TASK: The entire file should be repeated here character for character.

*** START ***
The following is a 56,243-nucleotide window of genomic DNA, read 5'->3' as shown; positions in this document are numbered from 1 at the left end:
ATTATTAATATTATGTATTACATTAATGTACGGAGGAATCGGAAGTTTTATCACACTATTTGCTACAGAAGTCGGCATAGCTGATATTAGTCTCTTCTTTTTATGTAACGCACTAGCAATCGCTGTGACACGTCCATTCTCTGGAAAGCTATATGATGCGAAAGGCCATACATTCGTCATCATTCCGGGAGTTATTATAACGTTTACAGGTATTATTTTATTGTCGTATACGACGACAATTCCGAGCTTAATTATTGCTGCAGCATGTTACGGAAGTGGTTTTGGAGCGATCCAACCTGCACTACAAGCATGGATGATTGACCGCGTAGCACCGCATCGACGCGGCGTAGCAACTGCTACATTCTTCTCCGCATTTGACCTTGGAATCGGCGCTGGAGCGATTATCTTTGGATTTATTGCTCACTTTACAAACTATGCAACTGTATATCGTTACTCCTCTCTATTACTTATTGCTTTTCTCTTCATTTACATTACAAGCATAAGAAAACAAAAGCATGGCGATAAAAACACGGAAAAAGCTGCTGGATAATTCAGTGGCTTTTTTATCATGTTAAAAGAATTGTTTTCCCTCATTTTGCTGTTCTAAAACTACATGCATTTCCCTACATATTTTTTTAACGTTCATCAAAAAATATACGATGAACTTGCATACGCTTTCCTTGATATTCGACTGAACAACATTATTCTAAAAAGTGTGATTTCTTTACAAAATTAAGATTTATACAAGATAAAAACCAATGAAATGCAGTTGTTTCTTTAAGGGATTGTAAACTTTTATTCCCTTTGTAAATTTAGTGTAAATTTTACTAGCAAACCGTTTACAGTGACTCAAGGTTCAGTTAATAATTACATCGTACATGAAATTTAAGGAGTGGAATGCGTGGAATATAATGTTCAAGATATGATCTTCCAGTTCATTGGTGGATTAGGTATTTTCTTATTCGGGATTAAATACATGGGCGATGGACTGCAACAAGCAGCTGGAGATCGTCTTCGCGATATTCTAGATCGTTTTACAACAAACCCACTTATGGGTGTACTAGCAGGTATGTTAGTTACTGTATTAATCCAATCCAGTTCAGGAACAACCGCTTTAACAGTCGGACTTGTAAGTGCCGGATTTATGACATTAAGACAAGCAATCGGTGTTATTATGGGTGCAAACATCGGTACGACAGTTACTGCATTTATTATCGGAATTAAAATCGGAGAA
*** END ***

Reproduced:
The following is a 56,243-nucleotide window of genomic DNA, read 5'->3' as shown; positions in this document are numbered from 1 at the left end:
ATTATTAATATTATGTATTACATTAATGTACGGAGGAATCGGAAGTTTTATCACACTATTTGCTACAGAAGTCGGCATAGCTGATATTAGTCTCTTCTTTTTATGTAACGCACTAGCAATCGCTGTGACACGTCCATTCTCTGGAAAGCTATATGATGCGAAAGGCCATACATTCGTCATCATTCCGGGAGTTATTATAACGTTTACAGGTATTATTTTATTGTCGTATACGACGACAATTCCGAGCTTAATTATTGCTGCAGCATGTTACGGAAGTGGTTTTGGAGCGATCCAACCTGCACTACAAGCATGGATGATTGACCGCGTAGCACCGCATCGACGCGGCGTAGCAACTGCTACATTCTTCTCCGCATTTGACCTTGGAATCGGCGCTGGAGCGATTATCTTTGGATTTATTGCTCACTTTACAAACTATGCAACTGTATATCGTTACTCCTCTCTATTACTTATTGCTTTTCTCTTCATTTACATTACAAGCATAAGAAAACAAAAGCATGGCGATAAAAACACGGAAAAAGCTGCTGGATAATTCAGTGGCTTTTTTATCATGTTAAAAGAATTGTTTTCCCTCATTTTGCTGTTCTAAAACTACATGCATTTCCCTACATATTTTTTTAACGTTCATCAAAAAATATACGATGAACTTGCATACGCTTTCCTTGATATTCGACTGAACAACATTATTCTAAAAAGTGTGATTTCTTTACAAAATTAAGATTTATACAAGATAAAAACCAATGAAATGCAGTTGTTTCTTTAAGGGATTGTAAACTTTTATTCCCTTTGTAAATTTAGTGTAAATTTTACTAGCAAACCGTTTACAGTGACTCAAGGTTCAGTTAATAATTACATCGTACATGAAATTTAAGGAGTGGAATGCGTGGAATATAATGTTCAAGATATGATCTTCCAGTTCATTGGTGGATTAGGTATTTTCTTATTCGGGATTAAATACATGGGCGATGGACTGCAACAAGCAGCTGGAGATCGTCTTCGCGATATTCTAGATCGTTTTACAACAAACCCACTTATGGGTGTACTAGCAGGTATGTTAGTTACTGTATTAATCCAATCCAGTTCAGGAACAACCGCTTTAACAGTCGGACTTGTAAGTGCCGGATTTATGACATTAAGACAAGCAATCGGTGTTATTATGGGTGCAAACATCGGTACGACAGTTACTGCATTTATTATCGGAATTAAAATCGGAGAA